Senator Markey has fought to strengthen Medicare and Medicaid benefits for the most vulnerable in society: seniors, low-income families, and the disabled. Markey authored a provision in the Affordable Care Act called Independence at Home, a program that provides seniors the option of receiving primary care services in the comfort of their own home. Each patient has a team of health care providers that is responsible for coordinating their care, helping seniors avoid trips to the emergency room, avoidable hospitalizations, and fragmented or confusing treatment. The Independence at Home program began in 2012 and is available to thousands of seniors nationwide.
Markey also has fought to protect Medicaid – known as MassHealth in Massachusetts – from budget cuts, arguing that Medicaid is already an extremely lean and efficient program.
Senator Markey is a leader in the fight to increase funding for the National Institutes of Health, the world’s preeminent medical research institution and our nation’s best hope for finding cures, improving treatments, and gaining a better understanding of the complex causes of diseases that affect millions of Americans. Last year, he was joined by 117 of his Democratic colleagues in requesting that Congressional appropriators provide the NIH with $32 billion for FY 2012. He believes this level of funding is necessary in order for NIH to sustain its mission of improving health through medical science breakthroughs and maintaining international leadership in science and biomedical research.
More than 25 million Americans experience vision loss that makes it difficult, if not impossible, to read the small print on prescription drug labels. In the House of Representatives, Markey included a provision in law to establish a working group to issue guidelines for pharmacies to ensure that people who are blind or visually impaired have access to prescription drug labeling. Senator Markey also introduced the Prescription Drug Labeling Promotion Act of to ensure that people who are blind or visually impaired have full access to the information included on their prescription drug labels.
Senator Markey is dedicated to ensuring that elderly Americans who wish to age at home have the opportunity to do so. To help, he created Independence at Home, a program that provides seniors the option of receiving primary care services in the comfort of their own home. Each senior has a team of health care providers that is responsible for coordinating their care, helping them avoid trips to the emergency room, avoidable hospitalizations, and fragmented or confusing treatment. The Independence at Home program began in 2012 and is now available to seniors nationwide.
Senator Markey is a leader in the fight to find a cure to Alzheimer’s disease. In the House of Representatives, Markey co-authored the National Alzheimer’s Project Act, which mandated the development of a first-ever comprehensive National Plan to Address Alzheimer’s Disease. The plan includes the bold national goal of preventing or treating Alzheimer’s disease by 2025 and represents an historic commitment by the federal government to tackling the disease. Markey also introduced the bipartisan Spending Reductions Through Innovations in Therapies (SPRINT) Act, which would spur innovation in research and drug development for high-cost, chronic health conditions such as Alzheimer’s, as well as the Health Outcomes, Planning and Education (H.O.P.E.) Act to encourage early Alzheimer’s diagnoses and connect caregivers to information and resources. Markey also introduced the Alzheimer’s Breakthrough Act, which would require the National Institutes of Health to create a strategic plan to expedite therapeutic outcomes for those with or at risk of Alzheimer’s disease and coordinate Alzheimer’s research within federal agencies. In 1999 in the House of Representatives, Markey founded the bipartisan, bicameral Congressional Task Force on Alzheimer’s and currently serves as co-Chair in the Senate.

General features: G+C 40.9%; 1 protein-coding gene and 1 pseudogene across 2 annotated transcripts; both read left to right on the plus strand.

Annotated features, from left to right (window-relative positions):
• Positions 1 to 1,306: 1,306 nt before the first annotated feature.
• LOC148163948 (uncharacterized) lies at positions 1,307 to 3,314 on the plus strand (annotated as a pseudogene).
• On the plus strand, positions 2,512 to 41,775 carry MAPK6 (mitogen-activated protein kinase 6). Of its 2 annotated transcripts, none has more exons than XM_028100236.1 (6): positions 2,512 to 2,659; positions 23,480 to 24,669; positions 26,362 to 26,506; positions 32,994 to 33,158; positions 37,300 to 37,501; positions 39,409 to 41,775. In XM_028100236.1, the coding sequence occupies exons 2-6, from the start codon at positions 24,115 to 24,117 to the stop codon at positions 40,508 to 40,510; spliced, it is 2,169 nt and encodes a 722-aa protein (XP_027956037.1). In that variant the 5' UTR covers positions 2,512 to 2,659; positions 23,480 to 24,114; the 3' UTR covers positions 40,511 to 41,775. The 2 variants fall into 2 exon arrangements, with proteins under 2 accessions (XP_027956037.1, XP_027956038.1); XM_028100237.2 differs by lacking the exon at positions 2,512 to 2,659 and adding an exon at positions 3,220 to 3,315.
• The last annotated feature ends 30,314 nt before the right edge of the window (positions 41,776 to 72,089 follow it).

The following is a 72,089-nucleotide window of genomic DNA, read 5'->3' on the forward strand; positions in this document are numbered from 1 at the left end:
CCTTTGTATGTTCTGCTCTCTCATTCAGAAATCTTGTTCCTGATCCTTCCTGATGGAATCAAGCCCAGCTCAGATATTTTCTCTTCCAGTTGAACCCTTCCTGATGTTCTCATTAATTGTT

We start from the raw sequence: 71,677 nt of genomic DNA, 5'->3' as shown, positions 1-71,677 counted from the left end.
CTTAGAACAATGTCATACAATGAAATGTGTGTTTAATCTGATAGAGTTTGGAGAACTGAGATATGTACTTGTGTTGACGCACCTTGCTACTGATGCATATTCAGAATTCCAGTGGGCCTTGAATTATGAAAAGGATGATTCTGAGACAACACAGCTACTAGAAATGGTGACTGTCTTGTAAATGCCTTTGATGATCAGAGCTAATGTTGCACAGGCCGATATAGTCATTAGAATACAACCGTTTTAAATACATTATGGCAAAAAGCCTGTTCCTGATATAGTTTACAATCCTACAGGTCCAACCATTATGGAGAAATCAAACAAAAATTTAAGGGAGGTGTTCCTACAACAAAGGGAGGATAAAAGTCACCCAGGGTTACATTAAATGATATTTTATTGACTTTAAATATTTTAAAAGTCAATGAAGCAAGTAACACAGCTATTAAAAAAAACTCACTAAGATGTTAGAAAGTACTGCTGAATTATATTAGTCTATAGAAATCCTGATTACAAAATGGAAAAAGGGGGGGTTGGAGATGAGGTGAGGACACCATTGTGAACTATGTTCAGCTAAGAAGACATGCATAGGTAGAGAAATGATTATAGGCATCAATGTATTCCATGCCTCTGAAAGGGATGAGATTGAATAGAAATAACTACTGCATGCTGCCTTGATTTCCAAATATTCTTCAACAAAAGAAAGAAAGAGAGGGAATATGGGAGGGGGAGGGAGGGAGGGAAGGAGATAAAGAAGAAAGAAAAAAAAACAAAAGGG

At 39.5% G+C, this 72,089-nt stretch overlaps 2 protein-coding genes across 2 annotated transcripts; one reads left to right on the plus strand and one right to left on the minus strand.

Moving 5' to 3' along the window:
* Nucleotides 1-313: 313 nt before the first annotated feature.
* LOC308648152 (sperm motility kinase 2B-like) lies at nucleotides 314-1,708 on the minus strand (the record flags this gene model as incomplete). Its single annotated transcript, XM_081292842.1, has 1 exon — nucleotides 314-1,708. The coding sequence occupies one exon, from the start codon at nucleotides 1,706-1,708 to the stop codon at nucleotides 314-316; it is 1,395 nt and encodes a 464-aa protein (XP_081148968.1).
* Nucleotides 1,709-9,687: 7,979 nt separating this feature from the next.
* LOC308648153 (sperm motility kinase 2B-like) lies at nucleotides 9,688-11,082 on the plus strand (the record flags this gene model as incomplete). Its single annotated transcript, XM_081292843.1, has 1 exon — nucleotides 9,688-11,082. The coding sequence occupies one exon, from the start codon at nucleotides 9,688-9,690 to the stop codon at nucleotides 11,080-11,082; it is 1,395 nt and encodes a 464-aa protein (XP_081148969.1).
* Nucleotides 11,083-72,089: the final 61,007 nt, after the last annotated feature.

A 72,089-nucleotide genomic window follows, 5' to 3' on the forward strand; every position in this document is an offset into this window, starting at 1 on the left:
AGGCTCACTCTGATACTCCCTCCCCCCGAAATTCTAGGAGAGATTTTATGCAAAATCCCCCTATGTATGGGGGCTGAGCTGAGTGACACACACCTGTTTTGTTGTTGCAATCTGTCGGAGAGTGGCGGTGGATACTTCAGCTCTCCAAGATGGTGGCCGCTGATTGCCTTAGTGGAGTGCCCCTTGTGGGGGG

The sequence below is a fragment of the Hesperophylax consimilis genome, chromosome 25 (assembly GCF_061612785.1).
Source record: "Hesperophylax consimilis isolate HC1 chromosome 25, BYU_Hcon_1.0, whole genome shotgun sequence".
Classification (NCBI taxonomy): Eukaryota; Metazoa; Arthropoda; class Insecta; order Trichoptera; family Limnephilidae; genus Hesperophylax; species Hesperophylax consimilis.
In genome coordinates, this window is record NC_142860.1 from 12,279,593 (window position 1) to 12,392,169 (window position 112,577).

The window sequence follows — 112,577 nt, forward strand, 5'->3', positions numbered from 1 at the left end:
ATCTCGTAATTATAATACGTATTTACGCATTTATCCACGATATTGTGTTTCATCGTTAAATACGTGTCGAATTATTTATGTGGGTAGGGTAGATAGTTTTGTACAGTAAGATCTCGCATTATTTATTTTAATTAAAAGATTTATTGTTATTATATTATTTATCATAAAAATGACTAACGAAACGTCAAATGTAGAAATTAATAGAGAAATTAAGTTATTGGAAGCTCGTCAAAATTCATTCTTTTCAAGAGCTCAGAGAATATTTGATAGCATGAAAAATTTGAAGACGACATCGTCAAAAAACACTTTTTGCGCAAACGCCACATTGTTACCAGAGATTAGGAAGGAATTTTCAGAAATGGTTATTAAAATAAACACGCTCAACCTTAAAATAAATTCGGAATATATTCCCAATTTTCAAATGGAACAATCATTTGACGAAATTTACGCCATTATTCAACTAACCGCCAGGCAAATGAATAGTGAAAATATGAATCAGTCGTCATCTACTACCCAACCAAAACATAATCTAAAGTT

In Senator Markey’s ongoing work to protect consumers from toxic chemicals found in household products that are linked to a host of health problems, in four consecutive Congresses, he introduced legislation to ban the use of bisphenol A (BPA) in food and beverage containers. In March 2012, Rep. Markey was the first member of Congress to ever submit a petition to FDA, requesting that the FDA permanently remove regulatory approval for the use of BPA in infant formula packaging. In July 2013, the FDA formally accepted the petition and changed its regulations to no longer allow the use of bisphenol A (BPA) in infant formula packaging.
Senator Markey also has urged the FDA and the Environmental Protection Agency to close the regulatory gap that allows triclosan, a common antimicrobial ingredient linked to endocrine disruption, to continue to be incorporated into children’s toys, food contact products and soap. Markey raised questions about both the efficacy of this chemical, particularly in hand soaps, and the long term safety of continued exposure to triclosan. As part of this oversight he wrote to thirteen major companies asking them to remove triclosan from consumer soaps, toys and products that come into contact with food. The FDA recently issued a proposed rule to require manufacturers of antibacterial hand soaps and body washes to demonstrate that these products are safe for long-term daily use and more effective than plain soap and water in preventing illness.
While serving in the House of Representatives, Markey co-authored legislation to give the Food and Drug Administration authority to ensure that personal care products, including products intended for infants, are free of harmful ingredients and that all ingredients that are used are fully disclosed to consumers.